Peoplehood, Universalism and Particularism: The tension that keeps it all together
by Ari Hart
During a steamy Chicago August a few years back, I led a summer program called Or Tzedek that brought Jewish high schoolers to Chicago neighborhoods. Our goal was to explore Judaism and social justice. On the second day of the trip, I brought my students to Chicago’s predominantly African-American South-West Side. Our project for the day was knocking on doors and distributing leaflets to people in the neighborhood about prenatal health opportunities available to pregnant women.
On the van-ride down, some personal doubts emerged. “Why am I bringing these kids to this neighborhood? We’re about to engage with an area and an issue that seem far removed from the Jewish People’s agenda,” I thought. “Is this really Jewish service?” The tension between universal social needs and personal and communal Jewish goals felt almost too much for the program to bear.
These doubts lingered as our community partners described the health campaign. I deeply believed in the value of the project, but still I didn’t see how the Jewish People had anything to do with it. I felt that perhaps as the Director, I had strayed too far towards universalism and neglected the Jewishness of the program. Once we hit the streets however, my thoughts began to change.
We walked past a Baptist Church. I noticed a carving above the doorway – the 10 commandments in Hebrew. Surprised, I looked closer, and saw in the doorway a space where a mezuzah had once been. It was an old shul, possibly the one my grandparents attended before they and the other thousands of Jews who lived on the South Side fled to the suburbs, 50 years ago. I pointed it out to some of the students, and a few of them shared that their grandparents too had lived in these neighborhoods, and perhaps had davened in this shul. Here, in an unlikely place, we found a deep connection to Jewish Peoplehood through history and family. My “us-them” mentality shattered, as we began to feel a personal connection to the people around us.
The event gave my students an amazing opportunity to reflect on how they related to the Jews who formerly lived in this neighborhood, and to the residents of today. Did our families cause poverty here when they left? Are we now responsible for that today? How are our actions here today “Jewish”?
Interacting with the “other” can greatly sharpen our own identity. I realized that actions which appear to be thoroughly “non-Jewish” can be sources of tremendous Jewish import, meaning, and connection to Jewish Peoplehood.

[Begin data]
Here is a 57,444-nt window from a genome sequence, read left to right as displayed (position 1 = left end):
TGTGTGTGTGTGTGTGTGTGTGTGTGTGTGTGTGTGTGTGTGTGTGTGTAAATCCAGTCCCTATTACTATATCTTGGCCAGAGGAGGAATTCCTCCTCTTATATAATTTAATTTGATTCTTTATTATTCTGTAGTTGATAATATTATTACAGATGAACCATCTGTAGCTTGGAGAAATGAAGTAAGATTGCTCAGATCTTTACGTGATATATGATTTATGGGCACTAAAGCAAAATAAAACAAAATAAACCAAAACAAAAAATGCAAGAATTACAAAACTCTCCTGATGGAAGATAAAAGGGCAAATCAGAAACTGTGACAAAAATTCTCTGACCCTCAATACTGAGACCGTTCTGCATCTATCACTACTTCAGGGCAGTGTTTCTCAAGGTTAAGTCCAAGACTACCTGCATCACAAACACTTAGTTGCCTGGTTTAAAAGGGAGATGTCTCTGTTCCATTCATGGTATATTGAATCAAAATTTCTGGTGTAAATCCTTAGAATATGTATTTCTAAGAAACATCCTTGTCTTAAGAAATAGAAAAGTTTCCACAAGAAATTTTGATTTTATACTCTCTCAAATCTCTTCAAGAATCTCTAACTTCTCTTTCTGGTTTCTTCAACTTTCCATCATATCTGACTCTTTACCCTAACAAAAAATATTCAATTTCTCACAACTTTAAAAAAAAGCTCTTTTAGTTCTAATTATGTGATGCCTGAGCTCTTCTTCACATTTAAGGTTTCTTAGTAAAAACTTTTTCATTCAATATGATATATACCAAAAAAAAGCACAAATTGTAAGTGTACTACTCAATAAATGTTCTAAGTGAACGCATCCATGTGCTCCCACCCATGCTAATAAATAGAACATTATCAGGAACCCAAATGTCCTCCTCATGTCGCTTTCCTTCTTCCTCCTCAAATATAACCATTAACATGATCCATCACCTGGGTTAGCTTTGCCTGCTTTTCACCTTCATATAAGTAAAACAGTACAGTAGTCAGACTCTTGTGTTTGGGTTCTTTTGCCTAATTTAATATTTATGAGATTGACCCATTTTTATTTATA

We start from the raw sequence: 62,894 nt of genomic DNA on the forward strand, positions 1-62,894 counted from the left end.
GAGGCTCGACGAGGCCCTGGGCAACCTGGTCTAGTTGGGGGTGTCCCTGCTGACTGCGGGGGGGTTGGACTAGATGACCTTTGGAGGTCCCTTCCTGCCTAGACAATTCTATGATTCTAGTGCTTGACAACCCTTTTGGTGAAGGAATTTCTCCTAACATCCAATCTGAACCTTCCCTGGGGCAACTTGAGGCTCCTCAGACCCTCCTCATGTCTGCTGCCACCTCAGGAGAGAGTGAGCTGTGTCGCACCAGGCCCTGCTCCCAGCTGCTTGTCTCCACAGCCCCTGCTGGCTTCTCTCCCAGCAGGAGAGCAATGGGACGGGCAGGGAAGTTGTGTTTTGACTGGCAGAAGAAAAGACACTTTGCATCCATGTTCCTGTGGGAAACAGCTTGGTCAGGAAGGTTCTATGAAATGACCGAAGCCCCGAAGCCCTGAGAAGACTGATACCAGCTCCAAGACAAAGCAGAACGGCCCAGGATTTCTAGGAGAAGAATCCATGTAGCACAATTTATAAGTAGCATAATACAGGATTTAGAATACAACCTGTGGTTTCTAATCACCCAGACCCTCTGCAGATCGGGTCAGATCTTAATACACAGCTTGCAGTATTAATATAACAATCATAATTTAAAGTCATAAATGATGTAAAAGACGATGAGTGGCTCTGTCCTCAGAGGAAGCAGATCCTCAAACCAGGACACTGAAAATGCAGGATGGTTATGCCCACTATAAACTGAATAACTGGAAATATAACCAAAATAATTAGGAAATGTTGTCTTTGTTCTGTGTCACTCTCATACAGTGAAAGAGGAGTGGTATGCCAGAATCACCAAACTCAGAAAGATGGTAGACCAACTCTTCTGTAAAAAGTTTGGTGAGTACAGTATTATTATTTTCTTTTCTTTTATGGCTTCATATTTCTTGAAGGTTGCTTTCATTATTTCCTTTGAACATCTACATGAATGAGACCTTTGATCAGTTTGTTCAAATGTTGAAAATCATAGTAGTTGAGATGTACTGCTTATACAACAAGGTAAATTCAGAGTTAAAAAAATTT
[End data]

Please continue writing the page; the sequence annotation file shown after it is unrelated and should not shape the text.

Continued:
This is the challenge and opportunity of Jewish communal leaders today.
It will take “out of the box” applications of text, history, and values to forge the links between helping non Jews and connecting to the Jewish People. We must bring discussions of Jewish Peoplehood from conferences and boardrooms into the streets.
That’s not to say that broad, social concerns don’t dramatically affect our people already. The economic crisis of the last two years has resulted in a dramatic increase in the number of homeless Jews in America. In a globalized world, famine among wheat farmers in India will affect the price of matzah in Israel. US immigration policy affects the workers in Jewish slaughterhouses in Iowa. Government responsibility and disaster preparedness affects synagogues in New Orleans.
This challenge, to meaningfully fuse the universal with particular goes both ways. For those of us who tend towards the particularistic side, we must strive to make links to the larger world. How do these issues affect us, and how do we affect them? What wisdom do we have to offer to the world’s most difficult challenges? In addition, we must think about how the Jewish issues vital to our survival – Jewish poverty, antisemitism, preservation of culture and tradition, encouraging Jewish education, are mirrored and affected by the rest of the world.
What other peoples share our interests in preserving tradition and cultural norms? What other groups are fighting for return to homelands, or freedom of religious expression? How can we learn from them? How can they teach us about ourselves? Engaging deeply in these questions is not just a good thing to do – it thickens what Peoplehood is all about, making it more real, more meaningful, and more alive to millions of Jews.
For those of us who tend towards the universalistic, we must strive to find or create the ties back to the Jewish People in the issues and work we do in the world. What does the Talmud say about tenants’ rights? How do Jewish farmers deal with modern environmental problems? How can we frame world issues using Jewish language, values, spiritual expression, and more? Who is the Jewish hero that inspires your work? How can we embed universalistic work inside a lifelong Jewish journey so it is not just another event, trip, not just another “experience”?
Tension usually connotes conflict and strife; tearing things and people apart. Tension can be constructive, however, even beautiful. Clever management of tension in bridges keeps gigantic structures aloft. The tension in violin strings produces the most beautiful melodies. The forces of universalism and particularism pulling at Jewish Peoplehood are real. If we pull too hard in either direction, the Jewish People might snap and fragment. Let us continue to find that strong, beautiful balance between the universal and the particular, pushing our community to find ways of harmonizing what seems on the surface to be at odds, enabling ourselves to make our beautiful Jewish music for generations to come.
Ari Hart is the Co-Founder of Uri L’Tzedek: Orthodox Social Justice and a rabbinical student at Yeshivat Chovevei Torah. He is an associate of the Jewish Peoplehood Hub.
This article is from the series, Peoplehood – Between “Charity Begins at Home” and “Repair the World”.